Crime Library: Criminal Minds and Methods

The Birmingham Church Bombing: Bombingham

The Investigation Begins

Within days of the bombing, the national outcry became enormous. One Alabama newspaper said, "May God forgive the bombers who put a bloody amen to the hour of worship the shame will be ours forever." The Birmingham News wrote, "Not one word or a million makes up for the deaths of four innocent children in the Sunday School bombing yesterday morning." The Birmingham World said, "Is Birmingham a sick city? The United States government and other law enforcement agents must leave no stone unturned until the perpetrators of this heinous crime are brought to justice." President John F. Kennedy expressed grief and outrage from the White House at the "deplorable conditions in the state of Alabama." Even Governor George Wallace, the nation's most public supporter of segregation, was aghast. "It was a dastardly act by a demented fool," he said to reporters, "who has universal hate in his heart."

The FBI sent dozens of agents to Birmingham. This was in addition to the staffing that was already present to investigate the previous series of bombings. The FBI followed up hundreds of leads that poured into local law enforcement offices. The Alabama State Police and the Birmingham City police joined forces in an all-out effort to identify and apprehend the killers of the four girls. A reward fund grew to over $75,000 in just three days. Klan members were under scrutiny as never before and many of them became paid informers for the FBI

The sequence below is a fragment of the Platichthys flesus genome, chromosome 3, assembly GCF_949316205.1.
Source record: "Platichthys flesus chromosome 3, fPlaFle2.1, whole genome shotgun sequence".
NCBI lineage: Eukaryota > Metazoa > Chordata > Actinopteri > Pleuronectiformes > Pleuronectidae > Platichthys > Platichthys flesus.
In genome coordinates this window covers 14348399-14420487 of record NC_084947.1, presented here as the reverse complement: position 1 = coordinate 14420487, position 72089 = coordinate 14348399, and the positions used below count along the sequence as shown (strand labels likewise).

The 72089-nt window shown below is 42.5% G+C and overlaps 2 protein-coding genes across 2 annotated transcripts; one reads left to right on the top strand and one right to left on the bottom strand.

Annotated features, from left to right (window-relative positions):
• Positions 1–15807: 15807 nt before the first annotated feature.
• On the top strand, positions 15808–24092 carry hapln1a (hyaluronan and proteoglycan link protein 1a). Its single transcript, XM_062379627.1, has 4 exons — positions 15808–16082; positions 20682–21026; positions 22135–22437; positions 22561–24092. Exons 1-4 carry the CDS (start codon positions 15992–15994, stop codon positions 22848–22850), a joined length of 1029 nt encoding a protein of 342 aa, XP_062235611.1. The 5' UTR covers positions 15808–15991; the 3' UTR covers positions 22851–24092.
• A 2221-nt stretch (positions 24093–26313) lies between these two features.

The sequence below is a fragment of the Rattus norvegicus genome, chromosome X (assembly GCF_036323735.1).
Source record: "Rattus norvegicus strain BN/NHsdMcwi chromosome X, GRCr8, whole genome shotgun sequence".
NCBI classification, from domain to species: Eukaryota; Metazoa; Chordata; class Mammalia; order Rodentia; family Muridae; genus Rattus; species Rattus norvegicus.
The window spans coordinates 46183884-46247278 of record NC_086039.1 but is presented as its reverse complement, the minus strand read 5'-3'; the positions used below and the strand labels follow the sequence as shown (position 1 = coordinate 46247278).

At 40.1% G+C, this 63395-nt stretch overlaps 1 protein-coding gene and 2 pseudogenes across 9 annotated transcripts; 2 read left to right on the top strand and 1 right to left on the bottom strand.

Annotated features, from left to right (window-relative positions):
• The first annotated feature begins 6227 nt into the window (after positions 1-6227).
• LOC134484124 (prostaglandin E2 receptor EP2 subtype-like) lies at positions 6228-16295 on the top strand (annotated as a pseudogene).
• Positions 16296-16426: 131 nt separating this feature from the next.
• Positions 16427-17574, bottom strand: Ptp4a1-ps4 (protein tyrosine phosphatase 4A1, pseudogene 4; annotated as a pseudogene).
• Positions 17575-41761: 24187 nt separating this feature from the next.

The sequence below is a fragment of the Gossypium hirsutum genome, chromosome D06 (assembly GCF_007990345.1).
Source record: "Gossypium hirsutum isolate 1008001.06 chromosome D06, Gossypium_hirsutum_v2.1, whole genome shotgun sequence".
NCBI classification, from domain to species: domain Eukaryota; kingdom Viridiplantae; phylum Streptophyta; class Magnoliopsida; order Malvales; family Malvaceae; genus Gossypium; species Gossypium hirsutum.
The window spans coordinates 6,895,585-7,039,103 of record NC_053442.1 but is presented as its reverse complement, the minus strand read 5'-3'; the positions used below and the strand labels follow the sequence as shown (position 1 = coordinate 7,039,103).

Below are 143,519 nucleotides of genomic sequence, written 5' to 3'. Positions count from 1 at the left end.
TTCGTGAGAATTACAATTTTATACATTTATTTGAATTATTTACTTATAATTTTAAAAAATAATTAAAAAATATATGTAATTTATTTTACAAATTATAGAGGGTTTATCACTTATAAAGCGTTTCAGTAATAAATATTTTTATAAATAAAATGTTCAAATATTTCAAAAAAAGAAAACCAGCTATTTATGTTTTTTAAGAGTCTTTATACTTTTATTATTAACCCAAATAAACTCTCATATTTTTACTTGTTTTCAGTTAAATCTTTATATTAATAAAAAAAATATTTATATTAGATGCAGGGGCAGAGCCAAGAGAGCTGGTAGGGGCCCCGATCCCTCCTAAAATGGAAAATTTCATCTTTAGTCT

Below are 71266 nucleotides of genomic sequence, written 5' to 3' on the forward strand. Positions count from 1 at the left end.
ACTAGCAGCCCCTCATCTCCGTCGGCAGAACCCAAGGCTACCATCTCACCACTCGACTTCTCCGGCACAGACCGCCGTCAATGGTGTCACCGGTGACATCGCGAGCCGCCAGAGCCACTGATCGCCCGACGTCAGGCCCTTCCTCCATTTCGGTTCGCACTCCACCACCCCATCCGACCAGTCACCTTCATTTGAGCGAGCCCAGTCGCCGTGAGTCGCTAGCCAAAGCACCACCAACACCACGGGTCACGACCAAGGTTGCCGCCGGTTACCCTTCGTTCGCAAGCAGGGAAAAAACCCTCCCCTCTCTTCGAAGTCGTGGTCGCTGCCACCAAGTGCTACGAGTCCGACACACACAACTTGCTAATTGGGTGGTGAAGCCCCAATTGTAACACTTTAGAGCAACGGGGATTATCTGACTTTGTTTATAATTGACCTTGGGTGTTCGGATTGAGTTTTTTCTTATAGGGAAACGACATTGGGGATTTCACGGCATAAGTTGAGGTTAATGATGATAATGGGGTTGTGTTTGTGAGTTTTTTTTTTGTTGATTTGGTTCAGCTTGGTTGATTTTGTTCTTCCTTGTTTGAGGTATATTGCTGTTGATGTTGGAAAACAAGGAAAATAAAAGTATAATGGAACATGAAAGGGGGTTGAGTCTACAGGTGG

On September 30, three Birmingham men were arrested on charges of possessing dynamite. The suspects were identified as Charles Cagle, John Wesley Hall and Robert Chambliss, the same man who was observed near the church on the night of the explosion. Although they were not charged with the Sixteenth Street murders, investigators believed they were involved in the bombing. Chambliss, who was called "Dynamite Bob," was well known in Birmingham as an outspoken racist and a suspect in previous bombings. He was also a known member of the Ku Klux Klan. But Chambliss maintained a favored relationship with the city police department. It seemed he had open access to the police and occasionally rode along with cops on night patrols. "He kept a police band radio turned on most nights and 'helped' police in his local area, often arriving before the police," wrote his niece, Elizabeth H. Cobbs in Long Time Coming. "He caught one man under the 26th Street overpass and pistol-whipped him before the police arrived." It was said that Chambliss enjoyed the quiet approval of Chief "Bull" Connor himself and, therefore, was untouchable in the city of Birmingham.

The outcome of the charges against the three men confirmed that belief. They were fined $1,000 and given six-month jail sentences, which were suspended. In the meantime, the Klan, never squeamish when it came to spreading its twisted vision of America, refused to remain silent. "It's four less niggers tonight!" shouted the leader of a hate rally in Florida, "Good for whoever planted the bomb! We're all better off!"

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